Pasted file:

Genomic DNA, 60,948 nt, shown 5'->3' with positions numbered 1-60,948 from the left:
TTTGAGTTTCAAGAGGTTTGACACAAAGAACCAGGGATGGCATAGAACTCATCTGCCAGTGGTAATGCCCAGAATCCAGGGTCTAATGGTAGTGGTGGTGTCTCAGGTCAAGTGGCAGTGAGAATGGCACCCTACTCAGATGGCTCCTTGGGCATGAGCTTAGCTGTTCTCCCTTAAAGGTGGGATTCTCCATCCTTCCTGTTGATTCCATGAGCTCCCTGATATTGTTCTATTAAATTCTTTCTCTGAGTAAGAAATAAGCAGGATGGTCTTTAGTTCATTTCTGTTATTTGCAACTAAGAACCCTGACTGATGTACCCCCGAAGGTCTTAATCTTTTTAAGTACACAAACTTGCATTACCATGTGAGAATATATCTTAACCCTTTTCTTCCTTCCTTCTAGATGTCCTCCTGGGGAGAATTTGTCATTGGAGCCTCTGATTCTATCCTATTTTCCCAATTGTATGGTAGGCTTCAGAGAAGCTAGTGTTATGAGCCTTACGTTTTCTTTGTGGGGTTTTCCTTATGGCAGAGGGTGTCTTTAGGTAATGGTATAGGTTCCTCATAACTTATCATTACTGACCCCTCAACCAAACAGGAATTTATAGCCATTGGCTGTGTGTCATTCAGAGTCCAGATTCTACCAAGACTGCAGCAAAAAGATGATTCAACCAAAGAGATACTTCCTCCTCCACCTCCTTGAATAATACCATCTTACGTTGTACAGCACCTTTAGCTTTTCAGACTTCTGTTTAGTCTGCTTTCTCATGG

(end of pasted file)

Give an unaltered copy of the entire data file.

Genomic DNA, 60,948 nt, shown 5'->3' with positions numbered 1-60,948 from the left:
TTTGAGTTTCAAGAGGTTTGACACAAAGAACCAGGGATGGCATAGAACTCATCTGCCAGTGGTAATGCCCAGAATCCAGGGTCTAATGGTAGTGGTGGTGTCTCAGGTCAAGTGGCAGTGAGAATGGCACCCTACTCAGATGGCTCCTTGGGCATGAGCTTAGCTGTTCTCCCTTAAAGGTGGGATTCTCCATCCTTCCTGTTGATTCCATGAGCTCCCTGATATTGTTCTATTAAATTCTTTCTCTGAGTAAGAAATAAGCAGGATGGTCTTTAGTTCATTTCTGTTATTTGCAACTAAGAACCCTGACTGATGTACCCCCGAAGGTCTTAATCTTTTTAAGTACACAAACTTGCATTACCATGTGAGAATATATCTTAACCCTTTTCTTCCTTCCTTCTAGATGTCCTCCTGGGGAGAATTTGTCATTGGAGCCTCTGATTCTATCCTATTTTCCCAATTGTATGGTAGGCTTCAGAGAAGCTAGTGTTATGAGCCTTACGTTTTCTTTGTGGGGTTTTCCTTATGGCAGAGGGTGTCTTTAGGTAATGGTATAGGTTCCTCATAACTTATCATTACTGACCCCTCAACCAAACAGGAATTTATAGCCATTGGCTGTGTGTCATTCAGAGTCCAGATTCTACCAAGACTGCAGCAAAAAGATGATTCAACCAAAGAGATACTTCCTCCTCCACCTCCTTGAATAATACCATCTTACGTTGTACAGCACCTTTAGCTTTTCAGACTTCTGTTTAGTCTGCTTTCTCATGG